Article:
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Guess that people prefer props and jet boats...I did see one on the middle Meramec around Sappington Bridge a couple years ago. Incredibly loud, and it through a huge wake. I'm glad they aren't popular.

 

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I suspect it has more to do with stability, I don't think airboats like rough water, with all that weight on top they do turn over.  Our agency has one they have used on the Kansas River on occasion, but I sure wouldn't want to be out in one.

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Airboats are designed to run over grass and lily pads that would choke a jet or prop motor.  Takes a big engine and a big prop to make them move.  Not very efficient way to power a boat.  Engines could be muffled, but most I have seen are based on small 4 cylinder engines with straight pipes out the back or headers.  Going against a current would be tough too.  Most are seen on flat water with minimal current.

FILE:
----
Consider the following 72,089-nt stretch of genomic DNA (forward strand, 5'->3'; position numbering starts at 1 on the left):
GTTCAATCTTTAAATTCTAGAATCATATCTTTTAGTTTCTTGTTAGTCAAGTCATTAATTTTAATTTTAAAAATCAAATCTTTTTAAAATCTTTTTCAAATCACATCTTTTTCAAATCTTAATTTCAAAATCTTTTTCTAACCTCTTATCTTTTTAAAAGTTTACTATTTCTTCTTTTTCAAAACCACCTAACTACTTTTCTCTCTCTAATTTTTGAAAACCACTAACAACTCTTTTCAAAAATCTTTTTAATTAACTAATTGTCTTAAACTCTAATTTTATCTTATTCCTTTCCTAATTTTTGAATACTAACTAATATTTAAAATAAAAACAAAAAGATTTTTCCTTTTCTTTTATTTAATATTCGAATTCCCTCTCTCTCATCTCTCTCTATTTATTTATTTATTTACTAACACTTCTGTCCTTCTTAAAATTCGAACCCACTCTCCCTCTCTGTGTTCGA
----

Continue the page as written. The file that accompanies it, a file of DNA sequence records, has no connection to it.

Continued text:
I had an Uncle that built one back in the 80's using a old wooden ski boat and a Volkswagon engine.  It was a bitch to paddle.  But it would have worked better on a flat jon.  And it probably would have worked better if my Uncle was a better mechanic than an engineer.  He came up with several neat designs using Volkswagon engines, but he could not keep them running properly.

MDC uses one at Duck Creek from time to time.  It was the only way to cross most of the lily pad covered parts of the lake to do waterfowl studies.

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I've seen a couple throughout the years on the Meramec.  If I saw any more of them I'd either shoot the operator or shoot myself. About the loudest, most obnoxious things I've ever seen on the river, and I've seen a lot.  Totally impractical for fishing--who wants that big prop and framework taking up half the boat, sticking up in the air, and basically making it impossible to cast in some directions.  The one I saw one time was blowing through a narrow riffle with overhanging trees and chewed up leaves and twigs off the tree limbs going through.

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We rescued a guy on the Salt river in a airboat once.  He had taken on some water and the bilge pump quit.   He could go in a straight line but couldn't make a turn.   Ruptured the fuel tank on a overhanging limb and ran out of gas.  

He would have spent the night on the river with no food or drink if we hadn't happened along. 

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